Hopefully that’s enough detail to answer your questions. If you have any more questions or need more specific data certainly let me know and I’d be happy to help.

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I wanted to play with Django recently, so I needed to enable python support in lighttpd. I found a few links about using the default lighttpd.conf file, but I have a custom (minimalist) lighttpd.conf file that I don’t want to pollute with unnecessary options. It turns out that enabling python support through mod_cgi is quite trivial:

1. Open lighttpd.conf

2. Add ".py" to the static-file.exclude-extensions variable to prevent people from viewing the raw python code:

static-file.exclude-extensions = ( ".py" )

3. Add "mod_cgi" to the server.modules variable:

server.modules = ( "mod_cgi" )

4. Add the association between *.py files and the python interpreter to the cgi.assign variable:

cgi.assign = ( ".py" => "/usr/bin/python" )

5. Make sure you have a “breakage” log defined… this helps debugging because python errors will get written here:

server.breakagelog = "/var/log/lighttpd/breakage.log"

6. Restart lighttpd

For more mod_cgi configuration options, read this.

 

There are a few ways on linux to see if the network stack is dropping packets, or just having problems in general:

1. ifconfig

 ... 
 RX packets:522 errors:0 dropped:0 overruns:0 frame:0
 TX packets:406 errors:0 dropped:0 overruns:0 frame:0
 ...

2. cat /proc/net/dev

Inter-| Receive ... 
 face | bytes packets errs drop fifo frame ... 
 eth0:  87689 785 0 0 0 0 ...
 ...

3. cat /proc/net/udp

 so local_address rem_address ... drops
 277: 00000000:0044 00000000:0000 ... 0 
 ...

4. cat /proc/net/snmp

...
Tcp: ...
Udp: InDatagrams NoPorts InErrors OutDatagrams RcvbufErrors SndbufErrors
Udp: 453 0 0 452 0 0
...

You can also see this on a per-process basis using cat /proc/<pid>/net/{udp,dev,snmp}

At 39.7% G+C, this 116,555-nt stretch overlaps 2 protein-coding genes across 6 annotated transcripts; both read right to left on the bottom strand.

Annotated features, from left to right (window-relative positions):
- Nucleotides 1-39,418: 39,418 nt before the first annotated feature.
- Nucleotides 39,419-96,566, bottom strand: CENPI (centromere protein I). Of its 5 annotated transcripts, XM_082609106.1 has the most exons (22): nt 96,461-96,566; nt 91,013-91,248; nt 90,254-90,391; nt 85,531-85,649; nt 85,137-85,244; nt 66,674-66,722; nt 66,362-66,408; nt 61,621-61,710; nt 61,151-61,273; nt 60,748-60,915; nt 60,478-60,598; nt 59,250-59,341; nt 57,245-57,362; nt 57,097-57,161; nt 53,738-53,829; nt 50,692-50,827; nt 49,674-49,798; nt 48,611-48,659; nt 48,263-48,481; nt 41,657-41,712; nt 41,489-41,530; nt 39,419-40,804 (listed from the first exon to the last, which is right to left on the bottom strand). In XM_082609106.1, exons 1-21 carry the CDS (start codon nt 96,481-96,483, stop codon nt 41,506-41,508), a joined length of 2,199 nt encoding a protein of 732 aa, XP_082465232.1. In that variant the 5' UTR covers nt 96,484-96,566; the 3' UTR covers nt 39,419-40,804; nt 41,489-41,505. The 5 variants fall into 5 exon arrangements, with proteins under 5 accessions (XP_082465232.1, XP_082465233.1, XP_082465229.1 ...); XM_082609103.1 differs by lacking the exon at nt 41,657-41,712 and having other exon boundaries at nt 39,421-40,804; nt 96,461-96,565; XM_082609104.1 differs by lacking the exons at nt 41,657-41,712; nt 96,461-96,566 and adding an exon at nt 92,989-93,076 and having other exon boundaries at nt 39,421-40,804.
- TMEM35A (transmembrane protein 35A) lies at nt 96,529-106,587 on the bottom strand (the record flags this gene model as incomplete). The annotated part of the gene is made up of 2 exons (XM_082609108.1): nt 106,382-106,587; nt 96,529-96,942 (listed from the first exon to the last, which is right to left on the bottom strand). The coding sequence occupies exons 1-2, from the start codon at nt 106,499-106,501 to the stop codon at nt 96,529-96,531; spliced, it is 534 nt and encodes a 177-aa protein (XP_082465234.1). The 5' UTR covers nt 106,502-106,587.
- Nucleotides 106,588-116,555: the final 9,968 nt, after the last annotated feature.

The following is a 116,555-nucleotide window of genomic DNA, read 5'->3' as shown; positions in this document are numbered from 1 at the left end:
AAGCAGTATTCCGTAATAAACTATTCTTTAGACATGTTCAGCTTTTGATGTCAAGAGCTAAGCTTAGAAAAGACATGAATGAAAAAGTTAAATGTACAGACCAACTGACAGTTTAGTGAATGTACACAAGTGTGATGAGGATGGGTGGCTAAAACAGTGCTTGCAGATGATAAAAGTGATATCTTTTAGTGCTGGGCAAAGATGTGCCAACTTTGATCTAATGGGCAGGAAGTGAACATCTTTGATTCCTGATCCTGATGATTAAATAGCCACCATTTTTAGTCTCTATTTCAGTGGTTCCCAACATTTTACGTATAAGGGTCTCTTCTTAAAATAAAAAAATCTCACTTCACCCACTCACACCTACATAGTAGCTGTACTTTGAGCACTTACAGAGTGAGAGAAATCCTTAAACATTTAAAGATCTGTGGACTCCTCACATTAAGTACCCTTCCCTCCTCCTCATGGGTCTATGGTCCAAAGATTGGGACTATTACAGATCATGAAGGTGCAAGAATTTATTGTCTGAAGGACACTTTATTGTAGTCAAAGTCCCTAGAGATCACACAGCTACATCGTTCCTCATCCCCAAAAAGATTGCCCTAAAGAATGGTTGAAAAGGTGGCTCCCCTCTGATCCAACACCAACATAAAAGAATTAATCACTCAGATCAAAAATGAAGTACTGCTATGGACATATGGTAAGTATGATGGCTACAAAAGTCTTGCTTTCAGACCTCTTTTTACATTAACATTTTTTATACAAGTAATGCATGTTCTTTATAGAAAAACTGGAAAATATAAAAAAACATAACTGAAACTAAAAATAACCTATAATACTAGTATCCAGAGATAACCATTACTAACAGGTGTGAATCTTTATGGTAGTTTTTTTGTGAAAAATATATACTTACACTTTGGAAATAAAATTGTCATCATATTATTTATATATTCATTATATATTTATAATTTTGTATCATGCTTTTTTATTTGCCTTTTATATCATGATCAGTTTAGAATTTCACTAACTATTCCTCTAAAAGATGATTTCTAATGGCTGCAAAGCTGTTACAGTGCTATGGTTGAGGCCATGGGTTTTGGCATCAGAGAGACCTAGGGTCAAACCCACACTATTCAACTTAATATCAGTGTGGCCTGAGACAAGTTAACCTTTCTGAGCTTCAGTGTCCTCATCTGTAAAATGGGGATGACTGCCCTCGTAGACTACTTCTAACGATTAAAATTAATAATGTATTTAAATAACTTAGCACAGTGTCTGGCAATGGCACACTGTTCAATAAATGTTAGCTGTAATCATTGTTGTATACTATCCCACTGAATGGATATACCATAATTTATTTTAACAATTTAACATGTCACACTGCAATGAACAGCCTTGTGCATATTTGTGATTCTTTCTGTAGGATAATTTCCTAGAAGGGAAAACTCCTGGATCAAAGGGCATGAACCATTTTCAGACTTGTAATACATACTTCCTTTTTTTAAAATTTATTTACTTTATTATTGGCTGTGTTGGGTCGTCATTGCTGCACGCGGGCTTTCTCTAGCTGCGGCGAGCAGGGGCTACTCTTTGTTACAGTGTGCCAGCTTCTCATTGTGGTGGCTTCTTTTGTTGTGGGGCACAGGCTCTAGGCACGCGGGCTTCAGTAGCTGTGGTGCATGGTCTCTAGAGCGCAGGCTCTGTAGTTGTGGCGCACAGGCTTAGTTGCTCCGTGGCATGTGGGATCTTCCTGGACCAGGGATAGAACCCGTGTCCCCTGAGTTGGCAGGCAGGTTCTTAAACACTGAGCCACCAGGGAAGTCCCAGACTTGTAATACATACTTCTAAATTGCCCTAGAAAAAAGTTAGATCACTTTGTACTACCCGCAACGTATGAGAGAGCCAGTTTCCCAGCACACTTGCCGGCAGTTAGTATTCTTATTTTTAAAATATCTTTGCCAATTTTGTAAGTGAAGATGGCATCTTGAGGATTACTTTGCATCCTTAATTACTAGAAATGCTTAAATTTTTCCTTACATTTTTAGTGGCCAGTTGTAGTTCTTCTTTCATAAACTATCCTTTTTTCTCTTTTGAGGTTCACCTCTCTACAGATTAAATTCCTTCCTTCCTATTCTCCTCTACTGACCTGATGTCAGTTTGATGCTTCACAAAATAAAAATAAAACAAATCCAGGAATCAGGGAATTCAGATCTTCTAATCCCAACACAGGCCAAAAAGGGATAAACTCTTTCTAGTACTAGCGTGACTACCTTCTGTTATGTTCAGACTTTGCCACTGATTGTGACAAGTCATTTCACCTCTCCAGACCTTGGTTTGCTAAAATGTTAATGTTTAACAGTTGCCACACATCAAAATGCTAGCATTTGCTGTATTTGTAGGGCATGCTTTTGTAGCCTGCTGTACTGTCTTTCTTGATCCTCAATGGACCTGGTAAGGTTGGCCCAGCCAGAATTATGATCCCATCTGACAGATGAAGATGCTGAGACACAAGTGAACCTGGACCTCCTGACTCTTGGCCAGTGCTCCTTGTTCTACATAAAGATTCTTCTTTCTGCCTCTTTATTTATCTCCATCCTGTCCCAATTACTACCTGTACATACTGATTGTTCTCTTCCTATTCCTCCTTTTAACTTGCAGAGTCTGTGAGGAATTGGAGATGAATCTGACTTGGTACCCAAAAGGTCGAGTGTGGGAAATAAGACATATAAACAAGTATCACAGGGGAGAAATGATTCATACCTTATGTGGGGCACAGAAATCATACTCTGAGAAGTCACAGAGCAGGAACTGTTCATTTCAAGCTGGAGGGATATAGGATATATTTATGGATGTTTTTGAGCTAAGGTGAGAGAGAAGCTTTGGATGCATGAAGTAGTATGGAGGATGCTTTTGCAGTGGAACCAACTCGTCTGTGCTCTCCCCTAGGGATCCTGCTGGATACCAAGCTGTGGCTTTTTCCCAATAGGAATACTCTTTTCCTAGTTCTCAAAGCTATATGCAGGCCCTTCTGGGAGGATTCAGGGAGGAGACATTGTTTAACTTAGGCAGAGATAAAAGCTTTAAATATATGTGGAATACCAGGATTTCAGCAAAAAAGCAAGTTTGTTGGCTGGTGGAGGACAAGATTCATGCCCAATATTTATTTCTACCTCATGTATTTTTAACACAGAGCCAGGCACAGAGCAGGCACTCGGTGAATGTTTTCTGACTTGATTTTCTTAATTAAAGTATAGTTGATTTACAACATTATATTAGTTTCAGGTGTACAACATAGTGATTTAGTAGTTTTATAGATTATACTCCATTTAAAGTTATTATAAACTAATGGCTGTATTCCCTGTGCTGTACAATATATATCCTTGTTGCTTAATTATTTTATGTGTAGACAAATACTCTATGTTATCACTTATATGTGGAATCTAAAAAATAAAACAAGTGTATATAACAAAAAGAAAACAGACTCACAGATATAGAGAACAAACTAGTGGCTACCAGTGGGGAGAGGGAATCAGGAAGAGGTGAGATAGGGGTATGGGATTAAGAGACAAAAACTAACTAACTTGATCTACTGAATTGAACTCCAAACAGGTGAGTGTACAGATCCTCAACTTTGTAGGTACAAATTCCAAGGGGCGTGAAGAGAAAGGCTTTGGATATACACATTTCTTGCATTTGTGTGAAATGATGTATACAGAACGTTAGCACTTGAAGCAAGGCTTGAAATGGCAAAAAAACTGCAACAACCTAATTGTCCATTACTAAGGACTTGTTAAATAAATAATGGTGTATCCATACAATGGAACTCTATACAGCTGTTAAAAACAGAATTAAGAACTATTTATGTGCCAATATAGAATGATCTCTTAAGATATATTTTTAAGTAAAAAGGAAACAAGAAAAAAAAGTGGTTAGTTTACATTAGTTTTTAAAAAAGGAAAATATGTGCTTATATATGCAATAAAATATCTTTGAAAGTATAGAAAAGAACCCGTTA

Check out iftop also.

 

Adding stdint.h to Visual Studio

On November 13, 2011, in Code Monkey, by Tom

Yes, stdint.h and inttypes.h are missing from Microsoft Visual Studio. As a result, anyone who’s written cross-platform C\C++ code for Windows has probably seen this error:

error C2146: syntax error : missing ';' before identifier 'foo'
error C4430: missing type specifier - int assumed. Note: C++ does not support default-int

The fact is that Visual Studio doesn’t implement C99… it implements C89 (for compatibility reasons). So, you don’t have access to familiar types like:

  • int8_t, int16_t, int32_t, int64_t
  • uint8_t, uint16_t, uint32_t, uint64_t
  • INT8_MIN, INT8_MAX, etc
  • The fprintf macros PRId32, PRIu32, etc
  • strtoimax(), etc

Fortunately, Alexander Chemeris has written msinttypes: an implementation of stdint.h and inttypes.h for Microsoft Visual Studio. It is licensed under the BSD license, so the headers are actually usable commercially (no viral GPL). This following quote probably goes without saying (emphasis mine):

Note though, that just adding these headers does not make Visual Studio compiler fully C99 compliant.

This project has saved me a bunch of unwanted coding. Thanks Alex!

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Here’s a video done by Ed Catmull (founder of Pixar) in 1972 while at the University of Utah. It’s purported to be the first digitally rendered film. It’s just amazing how far we’ve come since these early pioneering days.

The math that we take for granted for rendering 3D was being invented, real time, to create this video. (Ed’s credited for having working out that math to handle things like texture mapping, 3D anti-aliasing and z-buffering.)

The story behind the video and how it was found recently is pretty cool too. Props to Robby Ingebretsen for sharing this!


40 Year Old 3D Computer Graphics (Pixar, 1972) from Robby Ingebretsen on Vimeo.